Don’t be envious of your larger competitors, just look for ways to do what you do better.
Let’s face it: running a successful mechanical contracting firm is a tough job. This applies to contracting firms of any size — any size company has its own set of challenges. Having said that, in my experience of 25+ years, there are certain challenges that are unique to mid-sized firms. There are also unique opportunities, if you know how to capitalize on them.
Adrian Mechanical Services has been in business since 1980. Our company performs commercial and industrial heating and air conditioning, plumbing, piping, certified welding, and offers 24-hour service and repair work. I joined the company in 1986, became a partner in 1994, and completed my purchase of the company in 2007.
There have (of course) been some lessons learned along the way, and I’d like to share four of the biggest.
In a mid-size company, you may find that you’re uniquely situated to truly show your interest in your customers’ business, and your appreciation for it. Many times when I’d go out and talk to potential customers, they say, “You know, we’ve been using our current HVAC company for 20 years, and we’ve never once seen the owner in here to thank us.”
1. As the owner of a mid-sized company, you should be out there selling for your company. No one can sell you company like you can. As the owner of Adrian Mechanical I‘ve done everything from estimating jobs to driving the supply truck. But I’ve found that the best contribution I can make is to go out and sell the company. I‘ve done it for the past five years and it has made a huge difference.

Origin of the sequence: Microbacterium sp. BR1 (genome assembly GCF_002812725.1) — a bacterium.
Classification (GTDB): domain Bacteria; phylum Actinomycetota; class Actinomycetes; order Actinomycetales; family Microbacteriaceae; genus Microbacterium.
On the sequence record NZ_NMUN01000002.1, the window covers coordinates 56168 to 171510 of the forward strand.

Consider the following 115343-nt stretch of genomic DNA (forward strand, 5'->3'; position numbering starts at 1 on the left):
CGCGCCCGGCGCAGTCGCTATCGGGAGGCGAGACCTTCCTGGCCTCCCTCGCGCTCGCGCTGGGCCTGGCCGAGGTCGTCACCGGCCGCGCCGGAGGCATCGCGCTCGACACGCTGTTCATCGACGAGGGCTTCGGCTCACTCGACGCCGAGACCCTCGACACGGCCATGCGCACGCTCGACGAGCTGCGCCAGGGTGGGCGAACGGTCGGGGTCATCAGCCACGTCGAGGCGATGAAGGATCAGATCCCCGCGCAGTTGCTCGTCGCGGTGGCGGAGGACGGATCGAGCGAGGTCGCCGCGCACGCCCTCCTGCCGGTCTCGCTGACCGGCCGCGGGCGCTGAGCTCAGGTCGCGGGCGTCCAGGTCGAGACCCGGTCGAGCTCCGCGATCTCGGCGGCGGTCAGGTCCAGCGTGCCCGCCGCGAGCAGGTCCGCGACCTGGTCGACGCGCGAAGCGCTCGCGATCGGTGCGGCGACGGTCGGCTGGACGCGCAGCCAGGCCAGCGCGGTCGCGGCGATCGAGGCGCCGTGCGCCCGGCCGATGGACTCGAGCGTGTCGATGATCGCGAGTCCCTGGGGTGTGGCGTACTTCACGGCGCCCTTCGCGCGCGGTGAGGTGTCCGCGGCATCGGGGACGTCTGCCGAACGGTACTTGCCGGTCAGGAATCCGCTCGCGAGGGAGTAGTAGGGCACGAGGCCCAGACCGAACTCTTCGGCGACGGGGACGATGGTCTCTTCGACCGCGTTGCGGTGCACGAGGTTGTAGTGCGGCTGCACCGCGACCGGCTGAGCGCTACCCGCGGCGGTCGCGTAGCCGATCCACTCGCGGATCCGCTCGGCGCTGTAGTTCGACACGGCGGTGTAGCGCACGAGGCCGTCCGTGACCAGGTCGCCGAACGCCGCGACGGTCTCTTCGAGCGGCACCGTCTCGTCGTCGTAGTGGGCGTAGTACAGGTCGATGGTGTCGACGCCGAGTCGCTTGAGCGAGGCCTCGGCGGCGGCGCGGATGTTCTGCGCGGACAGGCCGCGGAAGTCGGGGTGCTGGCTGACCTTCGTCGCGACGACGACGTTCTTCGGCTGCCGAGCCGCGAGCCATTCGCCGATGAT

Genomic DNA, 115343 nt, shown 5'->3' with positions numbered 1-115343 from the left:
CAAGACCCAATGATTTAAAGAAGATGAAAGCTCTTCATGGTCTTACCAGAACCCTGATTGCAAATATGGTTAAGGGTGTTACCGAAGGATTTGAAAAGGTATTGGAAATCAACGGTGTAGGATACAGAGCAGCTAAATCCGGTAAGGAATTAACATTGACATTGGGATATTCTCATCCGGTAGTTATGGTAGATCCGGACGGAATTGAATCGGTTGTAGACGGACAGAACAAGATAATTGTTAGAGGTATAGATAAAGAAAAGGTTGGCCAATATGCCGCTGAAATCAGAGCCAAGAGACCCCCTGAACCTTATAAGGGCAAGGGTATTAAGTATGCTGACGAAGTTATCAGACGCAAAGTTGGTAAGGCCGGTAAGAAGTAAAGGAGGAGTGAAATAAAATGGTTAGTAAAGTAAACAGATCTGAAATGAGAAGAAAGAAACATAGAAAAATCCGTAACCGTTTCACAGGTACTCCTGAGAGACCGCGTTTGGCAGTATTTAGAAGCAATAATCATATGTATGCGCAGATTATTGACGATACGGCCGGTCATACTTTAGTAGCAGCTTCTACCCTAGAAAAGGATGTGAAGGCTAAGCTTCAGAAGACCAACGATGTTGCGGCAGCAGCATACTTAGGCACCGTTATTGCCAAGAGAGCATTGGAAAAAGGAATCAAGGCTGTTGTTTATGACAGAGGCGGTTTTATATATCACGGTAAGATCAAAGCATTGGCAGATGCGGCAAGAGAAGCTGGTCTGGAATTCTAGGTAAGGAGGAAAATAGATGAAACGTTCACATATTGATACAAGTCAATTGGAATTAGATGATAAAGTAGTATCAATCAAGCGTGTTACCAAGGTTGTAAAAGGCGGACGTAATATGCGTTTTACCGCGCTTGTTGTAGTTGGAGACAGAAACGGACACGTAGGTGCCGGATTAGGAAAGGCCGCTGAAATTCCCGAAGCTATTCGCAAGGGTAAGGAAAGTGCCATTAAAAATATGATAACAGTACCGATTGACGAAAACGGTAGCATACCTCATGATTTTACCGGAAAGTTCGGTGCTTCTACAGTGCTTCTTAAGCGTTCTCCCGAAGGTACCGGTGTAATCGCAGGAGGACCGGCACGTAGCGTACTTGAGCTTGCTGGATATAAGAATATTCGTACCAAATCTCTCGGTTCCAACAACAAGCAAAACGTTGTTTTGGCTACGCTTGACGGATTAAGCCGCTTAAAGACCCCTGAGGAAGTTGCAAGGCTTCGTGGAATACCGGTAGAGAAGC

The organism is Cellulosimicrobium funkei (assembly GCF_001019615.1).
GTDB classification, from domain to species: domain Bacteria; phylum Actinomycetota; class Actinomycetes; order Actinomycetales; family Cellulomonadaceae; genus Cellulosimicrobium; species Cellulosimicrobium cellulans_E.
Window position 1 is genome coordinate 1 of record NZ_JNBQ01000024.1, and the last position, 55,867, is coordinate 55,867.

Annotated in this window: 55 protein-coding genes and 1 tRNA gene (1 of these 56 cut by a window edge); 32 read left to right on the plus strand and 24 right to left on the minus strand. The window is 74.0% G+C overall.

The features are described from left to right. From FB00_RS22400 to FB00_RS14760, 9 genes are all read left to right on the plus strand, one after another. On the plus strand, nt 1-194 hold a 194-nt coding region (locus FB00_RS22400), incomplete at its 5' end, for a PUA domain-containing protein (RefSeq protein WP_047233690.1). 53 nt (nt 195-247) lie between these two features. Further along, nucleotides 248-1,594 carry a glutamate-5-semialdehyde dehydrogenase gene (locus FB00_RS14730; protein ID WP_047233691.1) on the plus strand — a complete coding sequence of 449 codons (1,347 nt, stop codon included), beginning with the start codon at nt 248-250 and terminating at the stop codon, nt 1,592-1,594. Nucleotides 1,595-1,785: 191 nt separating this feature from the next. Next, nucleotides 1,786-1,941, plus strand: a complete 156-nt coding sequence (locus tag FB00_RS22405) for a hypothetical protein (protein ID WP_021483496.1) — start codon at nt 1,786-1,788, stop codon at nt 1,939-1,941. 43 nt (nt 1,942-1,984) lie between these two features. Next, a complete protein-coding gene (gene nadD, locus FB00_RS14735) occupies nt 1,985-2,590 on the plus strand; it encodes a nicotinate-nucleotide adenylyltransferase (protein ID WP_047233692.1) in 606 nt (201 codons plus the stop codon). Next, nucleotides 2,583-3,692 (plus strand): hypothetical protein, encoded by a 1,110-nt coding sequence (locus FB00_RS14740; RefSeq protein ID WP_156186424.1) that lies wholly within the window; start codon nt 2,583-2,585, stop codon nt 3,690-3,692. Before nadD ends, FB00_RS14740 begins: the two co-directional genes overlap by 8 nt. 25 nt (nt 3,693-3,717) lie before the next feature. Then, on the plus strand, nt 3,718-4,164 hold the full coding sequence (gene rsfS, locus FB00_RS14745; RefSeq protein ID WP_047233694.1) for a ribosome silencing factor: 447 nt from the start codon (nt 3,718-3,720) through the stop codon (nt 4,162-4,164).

For many years we didn’t engage in proactive sales. We sat back and answered the telephone, and life was good: we were busy and growing. But as the recession arrived and lingered, we saw things beginning to dry up. We decided to start being proactive instead of reactive, and hired a salesperson. The salesperson could sell but didn’t know the industry, so he asked if I was available to accompany him on calls. I had never done that before. I’m an engineer, not a salesperson — but he has turned me into one. And that’s a good thing. Going out on calls with your salesperson even one day a week does two things: it allows you to observe and review your salesperson’s performance, but even more importantly it allows you to go out and thank your customers for doing business with you. Which brings us to the second lesson: